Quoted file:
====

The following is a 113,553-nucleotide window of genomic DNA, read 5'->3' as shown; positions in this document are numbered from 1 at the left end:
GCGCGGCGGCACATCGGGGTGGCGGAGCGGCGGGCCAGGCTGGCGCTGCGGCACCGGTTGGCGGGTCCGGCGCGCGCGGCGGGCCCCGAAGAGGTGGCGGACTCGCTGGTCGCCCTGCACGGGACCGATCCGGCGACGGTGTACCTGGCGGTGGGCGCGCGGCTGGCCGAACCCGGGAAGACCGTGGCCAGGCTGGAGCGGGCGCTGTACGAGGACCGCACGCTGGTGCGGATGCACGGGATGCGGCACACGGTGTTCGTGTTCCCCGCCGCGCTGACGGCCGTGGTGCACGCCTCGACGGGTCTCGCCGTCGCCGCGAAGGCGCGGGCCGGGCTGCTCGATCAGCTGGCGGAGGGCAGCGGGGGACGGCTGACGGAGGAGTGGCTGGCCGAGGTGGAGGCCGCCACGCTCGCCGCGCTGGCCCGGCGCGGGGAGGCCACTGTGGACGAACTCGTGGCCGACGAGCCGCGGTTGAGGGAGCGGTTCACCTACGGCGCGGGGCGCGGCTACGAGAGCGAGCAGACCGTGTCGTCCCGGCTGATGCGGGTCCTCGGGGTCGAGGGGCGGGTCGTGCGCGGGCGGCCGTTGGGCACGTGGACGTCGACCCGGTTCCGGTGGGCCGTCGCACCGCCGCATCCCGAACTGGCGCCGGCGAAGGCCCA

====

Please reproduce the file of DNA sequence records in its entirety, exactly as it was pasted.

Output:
The following is a 113,553-nucleotide window of genomic DNA, read 5'->3' as shown; positions in this document are numbered from 1 at the left end:
GCGCGGCGGCACATCGGGGTGGCGGAGCGGCGGGCCAGGCTGGCGCTGCGGCACCGGTTGGCGGGTCCGGCGCGCGCGGCGGGCCCCGAAGAGGTGGCGGACTCGCTGGTCGCCCTGCACGGGACCGATCCGGCGACGGTGTACCTGGCGGTGGGCGCGCGGCTGGCCGAACCCGGGAAGACCGTGGCCAGGCTGGAGCGGGCGCTGTACGAGGACCGCACGCTGGTGCGGATGCACGGGATGCGGCACACGGTGTTCGTGTTCCCCGCCGCGCTGACGGCCGTGGTGCACGCCTCGACGGGTCTCGCCGTCGCCGCGAAGGCGCGGGCCGGGCTGCTCGATCAGCTGGCGGAGGGCAGCGGGGGACGGCTGACGGAGGAGTGGCTGGCCGAGGTGGAGGCCGCCACGCTCGCCGCGCTGGCCCGGCGCGGGGAGGCCACTGTGGACGAACTCGTGGCCGACGAGCCGCGGTTGAGGGAGCGGTTCACCTACGGCGCGGGGCGCGGCTACGAGAGCGAGCAGACCGTGTCGTCCCGGCTGATGCGGGTCCTCGGGGTCGAGGGGCGGGTCGTGCGCGGGCGGCCGTTGGGCACGTGGACGTCGACCCGGTTCCGGTGGGCCGTCGCACCGCCGCATCCCGAACTGGCGCCGGCGAAGGCCCA